Oliver A. Sandusky was born near Lexington, Ky., on February 7, 1832, and is a son of Jacob E., who was born in the same locality in 1808. Our subject's paternal grandfather, who bore the Christian name of Ephraim, was also a pioneer in Kentucky, while his father, in turn, had emigrated from the Old Dominion with Daniel Boone, settling in the Blue Grass region, where he improved a farm. The country was extremely wild and unsettled, and while with a surveying party at a place called Salt Licks he was attacked by Indians. The party believing that "discretion was the better part of valor" made for the woods, hiding in bushes and finally making their escape. He was truly one of the pioneers of the coming civilization, and his services were of inestimable value. He helped survey the country and in after years, indeed, when he was over eighty years of age, he was called upon to testify in a suit as to the surveys and location of old lines, made so many years previously. His memory was clear and decisive and his opinions were held with marked respect. Our subject's paternal grandfather participated in the War of 1812 and was the owner of seven hundred acres of fine farming land, only ten miles from Lexington.
Jacob E. Sandusky, our subject's father, was also an extensive farmer near Lexington, where he engaged in extensive agriculture. He purchased land in 1838 in Clarke County, Mo., with the intention of locating upon it, but gave up that plan, settling in Shelby County, which is still his place of residence, though he is past eighty-five years of age. The family are originally from Virginia and in the early days the name was spelled Sodowsky, the cognomen being of Polish origin. Our subject's mother, who was also a native of Kentucky, was before her marriage Miss Hannah Middleton. Her father, Joseph, was born in Maryland and was an early and respected settler in Kentucky, locating on the old Shelby Pike in Shelby County, between Franklin and Louisville. Both parents of our subject were personal friends of Henry Clay and were old Line Whigs back to the early days. The mother, who died in Shelby County, Ky., had a family of three children, two of whom are living. After her death her husband was again married, Miss Nancy Bladyes becoming his wife. Of their union five children were born, all of whom are living. James M., our subject's own brother, is in his employ as a salesman and during the late war was in the Confederate Army.
The boyhood days of Oliver Sandusky wore passed in his birth-place ten miles from Lexington. He removed with his parents when seven years of age to a farm in Shelby County, near Shelbyville, and from the age of eight years was reared to hard farm labor. At that time he was set at plowing and until the age of twenty-three he worked faithfully and untiringly on his father's homestead. Such education as he acquired was obtained during the three months' winter term in the old fashioned log school-house with its accompanying conveniences. In 1855 he came by way of boat to this state on the "Polar Star" and landed at St. Joseph, near which city he took charge of a two-hundred-acre farm, fifteen miles north in Andrew County.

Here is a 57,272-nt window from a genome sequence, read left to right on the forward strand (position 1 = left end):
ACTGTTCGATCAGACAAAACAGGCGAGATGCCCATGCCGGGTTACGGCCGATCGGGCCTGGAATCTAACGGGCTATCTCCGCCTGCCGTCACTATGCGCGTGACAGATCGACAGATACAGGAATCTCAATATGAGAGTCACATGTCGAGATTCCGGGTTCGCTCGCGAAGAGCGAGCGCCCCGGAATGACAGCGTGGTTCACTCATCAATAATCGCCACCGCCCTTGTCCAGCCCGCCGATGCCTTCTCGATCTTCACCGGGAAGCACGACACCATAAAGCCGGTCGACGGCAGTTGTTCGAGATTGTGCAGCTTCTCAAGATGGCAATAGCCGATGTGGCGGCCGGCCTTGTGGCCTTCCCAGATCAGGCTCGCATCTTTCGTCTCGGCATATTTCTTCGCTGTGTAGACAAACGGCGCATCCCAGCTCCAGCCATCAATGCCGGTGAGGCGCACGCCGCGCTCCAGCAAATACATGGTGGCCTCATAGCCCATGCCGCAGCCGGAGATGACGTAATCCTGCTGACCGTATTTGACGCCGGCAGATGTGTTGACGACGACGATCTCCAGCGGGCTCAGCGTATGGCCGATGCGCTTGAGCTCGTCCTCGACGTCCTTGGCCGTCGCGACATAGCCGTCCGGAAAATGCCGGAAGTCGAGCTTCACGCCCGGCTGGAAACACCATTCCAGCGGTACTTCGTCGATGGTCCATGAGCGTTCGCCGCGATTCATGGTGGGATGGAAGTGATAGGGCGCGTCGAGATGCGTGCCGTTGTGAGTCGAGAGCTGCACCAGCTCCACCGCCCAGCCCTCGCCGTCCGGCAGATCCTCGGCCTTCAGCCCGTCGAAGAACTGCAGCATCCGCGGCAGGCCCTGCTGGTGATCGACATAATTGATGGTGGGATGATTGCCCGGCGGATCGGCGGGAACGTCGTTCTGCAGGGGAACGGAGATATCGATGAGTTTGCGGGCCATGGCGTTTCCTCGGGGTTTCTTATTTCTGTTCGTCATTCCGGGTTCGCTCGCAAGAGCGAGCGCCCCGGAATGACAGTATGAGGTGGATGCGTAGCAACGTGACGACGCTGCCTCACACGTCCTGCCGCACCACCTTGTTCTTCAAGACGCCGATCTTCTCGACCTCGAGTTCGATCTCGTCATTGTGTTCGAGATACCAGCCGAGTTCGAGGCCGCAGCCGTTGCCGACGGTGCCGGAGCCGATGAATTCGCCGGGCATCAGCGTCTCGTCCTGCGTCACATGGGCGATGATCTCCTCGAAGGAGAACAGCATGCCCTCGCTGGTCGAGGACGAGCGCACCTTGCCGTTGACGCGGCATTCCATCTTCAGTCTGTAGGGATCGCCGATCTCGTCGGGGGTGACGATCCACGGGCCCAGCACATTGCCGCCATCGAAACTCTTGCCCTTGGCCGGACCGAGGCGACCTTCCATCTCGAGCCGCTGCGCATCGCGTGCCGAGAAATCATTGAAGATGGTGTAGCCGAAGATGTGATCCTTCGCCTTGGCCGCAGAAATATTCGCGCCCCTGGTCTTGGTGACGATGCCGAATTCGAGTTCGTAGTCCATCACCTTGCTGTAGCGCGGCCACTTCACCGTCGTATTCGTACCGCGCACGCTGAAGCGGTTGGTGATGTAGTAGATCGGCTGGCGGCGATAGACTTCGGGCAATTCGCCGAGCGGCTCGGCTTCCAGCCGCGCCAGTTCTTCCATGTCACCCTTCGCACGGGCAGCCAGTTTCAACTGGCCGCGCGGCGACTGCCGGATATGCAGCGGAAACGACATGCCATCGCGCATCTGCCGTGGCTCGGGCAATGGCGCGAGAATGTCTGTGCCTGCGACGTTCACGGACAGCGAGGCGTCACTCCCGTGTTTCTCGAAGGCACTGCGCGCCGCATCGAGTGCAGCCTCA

In that county in the year 1857 occurred the marriage of Mr. Sandusky and Serelda Potter, who was born in Caldwell County, Mo., and whose father, John Potter, was an early settler in this state. Our subject located on a farm of eighty acres in Andrew County, which he purchased and operated until the war. He then enlisted in the Ninth Missouri Cavalry, Company M, being mustered in at St. Joseph and campaigning in this state under Gen. Odin Guitar. In 1864 he did considerable skirmishing and fighting and was captured at Glasgow by Shelby of Price's Army, was paroled and sent to the barracks at St. Louis and afterward to Macon City, where he remained until the war closed, when he was discharged. He then returned to his farm, which he soon sold, and in the fall of 1805 engaged in the grocery business at the corner of Sixth and Edmond streets, St. Joseph, for about eight years. He gradually worked into the general produce business and was very successful.
In 1873 Mr. Sandusky located on Market Square and handled as a specialty certain lines of fruit, particularly apples. He now buys and sells from two hundred to two hundred and fifty cars of apples a season, shipping to various points in Missouri, Kansas and Nebraska, doing all business from this office. He has his men begin packing the fruit in August, and has expert workers in that line, as in order to have the fruit keep perfectly it must be exceedingly carefully dealt with. This firm also deals extensively in eggs and butter, of the former commodity sending as many as twenty cars east in a season. They deal in potatoes in carload lots and general farm produce, berries, onions and various small fruits. They have large sales in all parts of the country and are among the most enterprising firms in the county. They occupy a brick store 20 by 140 feet on North Market Square, which is admirably fitted in every way for their special line of trade.
In 1891 Mr. Sandusky started a general merchandising store in Hamlin, Kans., and has placed a nephew in charge of it. He has erected a pleasant residence at No. 720 South Tenth street. Politically he is a Democrat and personally he is very popular, as he is of a jovial and friendly disposition, being very fond of good jokes or flashes of wit and humor.